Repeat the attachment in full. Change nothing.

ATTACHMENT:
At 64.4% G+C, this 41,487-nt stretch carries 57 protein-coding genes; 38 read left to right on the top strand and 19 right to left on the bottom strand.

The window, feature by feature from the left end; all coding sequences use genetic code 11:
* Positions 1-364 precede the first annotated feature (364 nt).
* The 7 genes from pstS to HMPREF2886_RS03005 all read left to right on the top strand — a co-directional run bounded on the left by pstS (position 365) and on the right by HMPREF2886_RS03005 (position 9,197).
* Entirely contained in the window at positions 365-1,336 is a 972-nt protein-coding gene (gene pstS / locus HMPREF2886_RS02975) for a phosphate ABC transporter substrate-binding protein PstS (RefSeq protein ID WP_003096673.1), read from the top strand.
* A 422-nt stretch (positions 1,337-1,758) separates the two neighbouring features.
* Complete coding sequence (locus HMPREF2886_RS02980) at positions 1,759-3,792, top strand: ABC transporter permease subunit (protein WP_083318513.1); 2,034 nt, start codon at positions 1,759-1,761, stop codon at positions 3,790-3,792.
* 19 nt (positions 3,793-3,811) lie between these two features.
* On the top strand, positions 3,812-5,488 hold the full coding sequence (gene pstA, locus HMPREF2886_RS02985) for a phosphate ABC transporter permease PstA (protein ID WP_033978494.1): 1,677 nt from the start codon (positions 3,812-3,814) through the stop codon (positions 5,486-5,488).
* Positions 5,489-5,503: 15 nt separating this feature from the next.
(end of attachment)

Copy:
At 64.4% G+C, this 41,487-nt stretch carries 57 protein-coding genes; 38 read left to right on the top strand and 19 right to left on the bottom strand.

The window, feature by feature from the left end; all coding sequences use genetic code 11:
* Positions 1-364 precede the first annotated feature (364 nt).
* The 7 genes from pstS to HMPREF2886_RS03005 all read left to right on the top strand — a co-directional run bounded on the left by pstS (position 365) and on the right by HMPREF2886_RS03005 (position 9,197).
* Entirely contained in the window at positions 365-1,336 is a 972-nt protein-coding gene (gene pstS / locus HMPREF2886_RS02975) for a phosphate ABC transporter substrate-binding protein PstS (RefSeq protein ID WP_003096673.1), read from the top strand.
* A 422-nt stretch (positions 1,337-1,758) separates the two neighbouring features.
* Complete coding sequence (locus HMPREF2886_RS02980) at positions 1,759-3,792, top strand: ABC transporter permease subunit (protein WP_083318513.1); 2,034 nt, start codon at positions 1,759-1,761, stop codon at positions 3,790-3,792.
* 19 nt (positions 3,793-3,811) lie between these two features.
* On the top strand, positions 3,812-5,488 hold the full coding sequence (gene pstA, locus HMPREF2886_RS02985) for a phosphate ABC transporter permease PstA (protein ID WP_033978494.1): 1,677 nt from the start codon (positions 3,812-3,814) through the stop codon (positions 5,486-5,488).
* Positions 5,489-5,503: 15 nt separating this feature from the next.